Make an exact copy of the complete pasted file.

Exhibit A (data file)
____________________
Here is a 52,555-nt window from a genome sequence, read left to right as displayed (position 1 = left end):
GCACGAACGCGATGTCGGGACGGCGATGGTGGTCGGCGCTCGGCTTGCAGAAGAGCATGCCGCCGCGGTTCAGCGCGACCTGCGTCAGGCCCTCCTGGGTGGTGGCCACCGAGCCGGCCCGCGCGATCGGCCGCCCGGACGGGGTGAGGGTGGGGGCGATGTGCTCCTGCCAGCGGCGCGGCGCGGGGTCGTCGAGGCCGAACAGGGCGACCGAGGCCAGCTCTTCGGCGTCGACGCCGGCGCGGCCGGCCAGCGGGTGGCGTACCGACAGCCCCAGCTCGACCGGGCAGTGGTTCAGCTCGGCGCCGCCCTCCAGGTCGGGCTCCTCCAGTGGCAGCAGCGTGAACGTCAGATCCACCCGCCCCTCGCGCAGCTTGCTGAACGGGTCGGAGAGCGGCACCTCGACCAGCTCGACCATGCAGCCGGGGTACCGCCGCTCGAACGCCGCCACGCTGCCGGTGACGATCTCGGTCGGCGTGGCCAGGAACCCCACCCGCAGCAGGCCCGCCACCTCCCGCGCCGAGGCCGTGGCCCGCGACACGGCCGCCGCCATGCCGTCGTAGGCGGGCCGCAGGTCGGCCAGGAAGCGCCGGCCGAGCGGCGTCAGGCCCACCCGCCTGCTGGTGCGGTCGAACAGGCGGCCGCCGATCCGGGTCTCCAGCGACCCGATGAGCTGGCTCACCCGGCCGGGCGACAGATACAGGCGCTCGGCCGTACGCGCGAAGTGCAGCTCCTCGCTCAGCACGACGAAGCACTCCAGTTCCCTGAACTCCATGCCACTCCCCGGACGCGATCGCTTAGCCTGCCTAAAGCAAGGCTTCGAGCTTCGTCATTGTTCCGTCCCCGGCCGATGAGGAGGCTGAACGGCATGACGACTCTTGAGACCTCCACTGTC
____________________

Here is a 52,555-nt window from a genome sequence, read left to right as displayed (position 1 = left end):
GCACGAACGCGATGTCGGGACGGCGATGGTGGTCGGCGCTCGGCTTGCAGAAGAGCATGCCGCCGCGGTTCAGCGCGACCTGCGTCAGGCCCTCCTGGGTGGTGGCCACCGAGCCGGCCCGCGCGATCGGCCGCCCGGACGGGGTGAGGGTGGGGGCGATGTGCTCCTGCCAGCGGCGCGGCGCGGGGTCGTCGAGGCCGAACAGGGCGACCGAGGCCAGCTCTTCGGCGTCGACGCCGGCGCGGCCGGCCAGCGGGTGGCGTACCGACAGCCCCAGCTCGACCGGGCAGTGGTTCAGCTCGGCGCCGCCCTCCAGGTCGGGCTCCTCCAGTGGCAGCAGCGTGAACGTCAGATCCACCCGCCCCTCGCGCAGCTTGCTGAACGGGTCGGAGAGCGGCACCTCGACCAGCTCGACCATGCAGCCGGGGTACCGCCGCTCGAACGCCGCCACGCTGCCGGTGACGATCTCGGTCGGCGTGGCCAGGAACCCCACCCGCAGCAGGCCCGCCACCTCCCGCGCCGAGGCCGTGGCCCGCGACACGGCCGCCGCCATGCCGTCGTAGGCGGGCCGCAGGTCGGCCAGGAAGCGCCGGCCGAGCGGCGTCAGGCCCACCCGCCTGCTGGTGCGGTCGAACAGGCGGCCGCCGATCCGGGTCTCCAGCGACCCGATGAGCTGGCTCACCCGGCCGGGCGACAGATACAGGCGCTCGGCCGTACGCGCGAAGTGCAGCTCCTCGCTCAGCACGACGAAGCACTCCAGTTCCCTGAACTCCATGCCACTCCCCGGACGCGATCGCTTAGCCTGCCTAAAGCAAGGCTTCGAGCTTCGTCATTGTTCCGTCCCCGGCCGATGAGGAGGCTGAACGGCATGACGACTCTTGAGACCTCCACTGTC